Users on Twitter and on the Synology Support Forum are reporting cases in which the usual main page on the Synology NAS web server is replaced with a message indicating that the files on the device have been encrypted and are providing information on how to pay to get a decryption key. The nature of the attack is modeled after the CryptoLocker ransomware attack from December 2013, in which users are forced to make a large payment in Bitcoin in order to recover their files.
The current ransom for files encrypted with SynoLocker is 0.6 BTC. At current exchange rates, this is approximately $355 USD. As with the CryptoLocker ransomware attack, the ransom is attached to a timer; if users fail to act within the time limit, the cost of the decryption key doubles in price.
What this attack looks like
Synology owners who have fallen victim to this attack are presented with the following message:
SynoLocker™ Automated Decryption Service All important files on this NAS have been encrypted using strong cryptography
List of encrypted files available here.
Follow these simple steps if files recovery is needed:
1. Download and install Tor Browser.
2. Open Tor Browser and visit [redacted]. This link works only with the Tor Browser.
3. Login with your identification code to get further instructions on how to get a decryption key.
4. Your identification code is [redacted].
5. Follow the instructions on the decryption page once a valid decryption key has been acquired.
Technical details about the encryption process:
Protecting your data
As the Synology DiskStation Manager (DSM) uses standard open-source software components (it is, principally, a Linux-based operating system), the security issues present in this software can be used in an exploit of the DiskStation hardware. As such, Synology DiskStation devices that are accessible via the public internet are vulnerable to the exploit. For example, Synology owners utilizing the EZ-Internet feature (or other DynDNS workalike), or if the Synology DiskStation is manually exposed from the firewall are vulnerable to the SynoLocker attack.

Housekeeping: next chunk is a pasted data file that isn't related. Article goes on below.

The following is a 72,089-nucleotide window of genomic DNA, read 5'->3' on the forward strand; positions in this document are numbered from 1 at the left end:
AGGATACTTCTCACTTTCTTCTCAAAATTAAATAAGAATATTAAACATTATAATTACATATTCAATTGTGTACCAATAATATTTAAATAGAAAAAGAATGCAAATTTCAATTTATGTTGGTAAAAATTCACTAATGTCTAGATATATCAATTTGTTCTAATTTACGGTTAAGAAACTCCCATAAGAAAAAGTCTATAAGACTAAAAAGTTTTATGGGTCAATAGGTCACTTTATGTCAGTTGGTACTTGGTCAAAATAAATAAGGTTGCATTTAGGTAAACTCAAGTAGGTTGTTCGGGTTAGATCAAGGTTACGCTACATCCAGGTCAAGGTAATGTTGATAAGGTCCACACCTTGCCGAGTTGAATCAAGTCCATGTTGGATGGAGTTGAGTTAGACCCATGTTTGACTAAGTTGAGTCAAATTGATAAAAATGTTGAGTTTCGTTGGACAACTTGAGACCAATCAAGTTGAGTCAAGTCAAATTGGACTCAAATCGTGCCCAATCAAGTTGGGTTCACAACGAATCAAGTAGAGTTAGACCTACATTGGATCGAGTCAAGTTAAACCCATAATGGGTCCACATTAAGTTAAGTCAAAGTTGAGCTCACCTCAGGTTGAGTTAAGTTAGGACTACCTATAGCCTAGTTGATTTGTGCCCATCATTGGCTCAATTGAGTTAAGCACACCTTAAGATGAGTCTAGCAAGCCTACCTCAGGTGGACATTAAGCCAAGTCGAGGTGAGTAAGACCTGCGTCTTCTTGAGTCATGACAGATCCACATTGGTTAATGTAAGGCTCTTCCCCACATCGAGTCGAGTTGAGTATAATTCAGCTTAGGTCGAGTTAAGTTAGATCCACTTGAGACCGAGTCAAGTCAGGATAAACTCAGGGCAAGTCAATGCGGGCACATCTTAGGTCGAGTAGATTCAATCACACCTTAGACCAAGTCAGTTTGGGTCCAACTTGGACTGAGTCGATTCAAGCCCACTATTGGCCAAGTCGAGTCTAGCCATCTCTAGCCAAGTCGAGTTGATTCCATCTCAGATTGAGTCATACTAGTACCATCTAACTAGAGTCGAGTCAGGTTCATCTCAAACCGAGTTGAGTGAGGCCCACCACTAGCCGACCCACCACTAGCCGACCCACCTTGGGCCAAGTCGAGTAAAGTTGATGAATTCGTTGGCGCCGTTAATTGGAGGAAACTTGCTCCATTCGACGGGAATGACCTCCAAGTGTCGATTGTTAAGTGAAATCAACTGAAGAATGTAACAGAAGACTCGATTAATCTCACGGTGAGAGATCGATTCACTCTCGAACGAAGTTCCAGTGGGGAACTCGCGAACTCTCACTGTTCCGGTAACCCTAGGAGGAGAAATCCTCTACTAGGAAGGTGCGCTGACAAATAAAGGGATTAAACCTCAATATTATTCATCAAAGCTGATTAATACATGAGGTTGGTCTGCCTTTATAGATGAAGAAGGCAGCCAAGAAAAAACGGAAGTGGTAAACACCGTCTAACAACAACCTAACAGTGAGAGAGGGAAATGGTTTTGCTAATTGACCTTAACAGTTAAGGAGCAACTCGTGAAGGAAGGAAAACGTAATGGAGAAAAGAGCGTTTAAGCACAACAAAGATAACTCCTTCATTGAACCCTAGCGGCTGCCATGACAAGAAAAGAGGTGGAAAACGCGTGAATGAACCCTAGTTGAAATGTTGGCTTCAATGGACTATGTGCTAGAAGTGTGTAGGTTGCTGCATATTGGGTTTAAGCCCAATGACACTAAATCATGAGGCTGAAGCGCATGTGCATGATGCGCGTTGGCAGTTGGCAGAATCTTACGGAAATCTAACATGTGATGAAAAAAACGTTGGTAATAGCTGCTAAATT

The precise nature of the exploit — that is, what component was vulnerable to allow this attack — is unclear at the time of this writing. Although shielding the hardware from external access is sufficient to protecting your data, particularly paranoid operators can sleep soundly by simply unplugging the Synology DiskStation from the mains.
Although most users reporting that they have been targeted by SynoLocker are using outdated versions of the Synology DSM software, it is presently unclear if users of the most recently patched version of DSM 5.0 are vulnerable. A vulnerability in DSM 4.3 was used earlier this year to install a Bitcoin mining daemon on the hardware, along with modifications to system files to disguise the existence of the resource-stealing daemon.
Synology has acknowledged the vulnerability, and will issue updates on the exploit.
Have you been personally affected by the SynoLocker ransomware, or the BitLocker ransomware from late last year? What precautions have you taken to prevent access to your Synology DiskStation as a result of this vulnerability? Let us know in the comments section.
James Sanders is a Tokyo-based programmer and technology journalist. Since 2013, he has been a regular contributor to TechRepublic and Tech Pro Research.